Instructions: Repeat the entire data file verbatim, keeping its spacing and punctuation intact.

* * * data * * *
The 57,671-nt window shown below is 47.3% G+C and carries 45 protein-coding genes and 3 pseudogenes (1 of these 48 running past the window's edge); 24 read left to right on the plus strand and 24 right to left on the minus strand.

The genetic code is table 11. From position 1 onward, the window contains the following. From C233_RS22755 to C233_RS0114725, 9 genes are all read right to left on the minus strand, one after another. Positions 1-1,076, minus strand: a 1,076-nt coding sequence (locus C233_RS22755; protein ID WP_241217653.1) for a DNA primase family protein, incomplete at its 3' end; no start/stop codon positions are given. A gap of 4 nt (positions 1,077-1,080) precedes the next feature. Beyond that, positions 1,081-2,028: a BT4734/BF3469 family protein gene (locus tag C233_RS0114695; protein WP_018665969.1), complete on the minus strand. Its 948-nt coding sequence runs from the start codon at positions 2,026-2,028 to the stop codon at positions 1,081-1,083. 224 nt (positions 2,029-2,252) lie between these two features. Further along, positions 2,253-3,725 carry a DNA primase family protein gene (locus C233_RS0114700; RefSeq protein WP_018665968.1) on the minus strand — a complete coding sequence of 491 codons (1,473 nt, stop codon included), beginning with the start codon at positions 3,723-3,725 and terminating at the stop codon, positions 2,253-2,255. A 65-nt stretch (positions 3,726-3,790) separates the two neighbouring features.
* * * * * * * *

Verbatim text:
The 57,671-nt window shown below is 47.3% G+C and carries 45 protein-coding genes and 3 pseudogenes (1 of these 48 running past the window's edge); 24 read left to right on the plus strand and 24 right to left on the minus strand.

The genetic code is table 11. From position 1 onward, the window contains the following. From C233_RS22755 to C233_RS0114725, 9 genes are all read right to left on the minus strand, one after another. Positions 1-1,076, minus strand: a 1,076-nt coding sequence (locus C233_RS22755; protein ID WP_241217653.1) for a DNA primase family protein, incomplete at its 3' end; no start/stop codon positions are given. A gap of 4 nt (positions 1,077-1,080) precedes the next feature. Beyond that, positions 1,081-2,028: a BT4734/BF3469 family protein gene (locus tag C233_RS0114695; protein WP_018665969.1), complete on the minus strand. Its 948-nt coding sequence runs from the start codon at positions 2,026-2,028 to the stop codon at positions 1,081-1,083. 224 nt (positions 2,029-2,252) lie between these two features. Further along, positions 2,253-3,725 carry a DNA primase family protein gene (locus C233_RS0114700; RefSeq protein WP_018665968.1) on the minus strand — a complete coding sequence of 491 codons (1,473 nt, stop codon included), beginning with the start codon at positions 3,723-3,725 and terminating at the stop codon, positions 2,253-2,255. A 65-nt stretch (positions 3,726-3,790) separates the two neighbouring features.